How does modal dispersion limit throughput over multimode fibers?
The optical fiber is a widely used method for carrying information due to its small size, low linear losses, insensitivity to electromagnetic disturbances, etc. However, the fiber possesses intrinsic performance limitations which are inherent to its physical properties.
More specifically, for multimode optical fibers installed starting from the 80’s and 90’s, such as OM1 (62.5/125 µm) and OM2 (50/125 µm), high-speed transmission is limited as a result of modal dispersion.
Let's take a look at this in further detail. Watch this 2-minute video and discover how the phenomenon of modal dispersion works:
A standard multimode fiber with an index gradient profile, OM1-2-3-4-5 type, has linearly polarized modes known as LP with degenerate propagation constants LPi, j. Degenerate modes couple very strongly within their mode group. Conversely, modes from different mode groups are more isolated and can therefore be considered independent transmission channels within the same optical fiber.
A conventional multimode fiber can typically support dozens of modes, divided into a few groups of modes. Below are some examples of mode intensity profiles for a multimode optical fiber.
Mode intensity profiles for a multimode fiber
Modal dispersion is a distortion mechanism occurring in multimode fibers. Due to the different velocities of the modes, the signal is spread out and often deformed in time during the propagation in the fiber.
Modal dispersion impact on signal
Let us go back to the physical properties of multimode fibers so that we can analyze this phenomenon in more detail. When the light from the transceiver enters the multimode fiber, it “splits” into different rays called “modes.”
The light rays from the source enter the fiber core with different angles relative to the optical fiber axis. The rays that enter with a smaller angle are going to travel through the fiber along a more direct path in relation to rays that enter with a larger angle and are going to reflect themselves many more times during propagation.
Thus, each mode travels the length of a different optical path within the optical fiber. As a result, the time it takes to arrive at the end of the fiber differs according to the mode. This is known as DMD or Differential Mode Delay.
Principle of multi-mode propagation
The non-simultaneous arrival of different components of the signal deforms the shape of the signal that was initially sent: as a result of DMD, an emission pulse can spread during propagation in the multimode spectrum or, in extreme cases, split into two independent pulses.
This leads to inter-symbol interference and the inability to retrieve the data that was weakly transmitted. The higher the transmitted throughput is, the greater the distortion is; that is, the light pulses are short and close (typically 100 ps between each pulse at 10 Gb/s).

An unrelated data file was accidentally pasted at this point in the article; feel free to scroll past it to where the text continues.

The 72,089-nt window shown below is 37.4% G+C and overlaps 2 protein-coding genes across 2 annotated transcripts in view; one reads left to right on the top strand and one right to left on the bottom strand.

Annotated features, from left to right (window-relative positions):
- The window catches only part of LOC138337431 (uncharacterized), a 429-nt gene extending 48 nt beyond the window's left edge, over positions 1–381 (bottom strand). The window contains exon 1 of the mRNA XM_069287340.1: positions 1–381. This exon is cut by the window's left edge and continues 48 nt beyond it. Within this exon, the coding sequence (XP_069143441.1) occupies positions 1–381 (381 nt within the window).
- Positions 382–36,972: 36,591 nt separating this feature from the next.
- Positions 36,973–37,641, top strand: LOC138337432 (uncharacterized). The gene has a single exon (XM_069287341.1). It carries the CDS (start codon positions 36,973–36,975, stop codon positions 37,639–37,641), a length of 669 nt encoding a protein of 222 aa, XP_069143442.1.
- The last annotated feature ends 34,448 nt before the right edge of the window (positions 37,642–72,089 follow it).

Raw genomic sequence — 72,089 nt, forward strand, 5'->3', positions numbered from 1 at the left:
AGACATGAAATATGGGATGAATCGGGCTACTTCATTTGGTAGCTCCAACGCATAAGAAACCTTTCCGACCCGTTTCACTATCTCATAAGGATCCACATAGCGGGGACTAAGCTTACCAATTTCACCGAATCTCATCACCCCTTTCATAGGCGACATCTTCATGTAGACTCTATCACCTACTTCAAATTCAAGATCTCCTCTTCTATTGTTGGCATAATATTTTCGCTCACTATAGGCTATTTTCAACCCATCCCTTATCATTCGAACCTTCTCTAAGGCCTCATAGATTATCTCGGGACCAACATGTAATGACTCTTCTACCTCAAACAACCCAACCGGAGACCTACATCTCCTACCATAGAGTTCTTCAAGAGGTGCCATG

To sum up, DMD degrades the width of the bandwidth capacity of the optical fiber. For a given throughput, it reduces the distance that can be reliably attained between transmitter and receiver.
Modal dispersion’s impact on transmission quality depending on throughput
The refractive index profile of the fiber strongly impacts the velocity of the different modes of propagation, causing modal dispersion. This is why there are different generations of graded-index multimode fibers (OMx, x = 1, 2, 3 or 4), which decrease the group time differences between modes according to the fiber type.
Note: It is interesting to note that when the transverse dimensions of the fiber are small enough to allow for the propagation of only one mode, optimal dispersion conditions are then obtained to minimize the spreading of the light signal in time during propagation. This is known as a “single-mode fiber.”
These different generations of multimode fibers therefore have different bandwidths. Depending on the fiber generation, the achievable distances for a given throughput have been summarized in the article Is your network cabling infrastructure limiting your productivity?
Today, however, there is an innovative solution that allows you to conserve your existing multimode cabling infrastructure while meeting the growing demand for increased network bandwidth. This passive solution makes it possible to increase the bandwidth of multimode optical fibers by overcoming the obstacle of modal dispersion.
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Written by Kévin Lenglé
Kevin Lengle, who’s worked as a researcher at the CNRS (French National Research Center) and a telecom equipment manufacturer, holds a Master’s degree in Engineering from the National School of Applied Sciences and Technology and a Ph.D. in Physics. He’s been working at Cailabs as a Product Line Manager since 2015, bringing his expertise in optics and telecommunications to the development and commercialization of innovative optical solutions to fully harness the potential of multimode optical fibers.
Ingénieur de l’École Nationale Supérieure des Sciences Appliquées et de Technologie et docteur en physique, Kévin Lenglé a travaillé comme chercheur au CNRS et chez un équipementier télécoms. Responsable d’une ligne de produit au sein de la société rennaise Cailabs depuis 2015, il apporte son expertise en optique et en télécommunications au développement et à la commercialisation des solutions optiques innovantes permettant d’exploiter pleinement les potentiels des fibres optiques multimodes.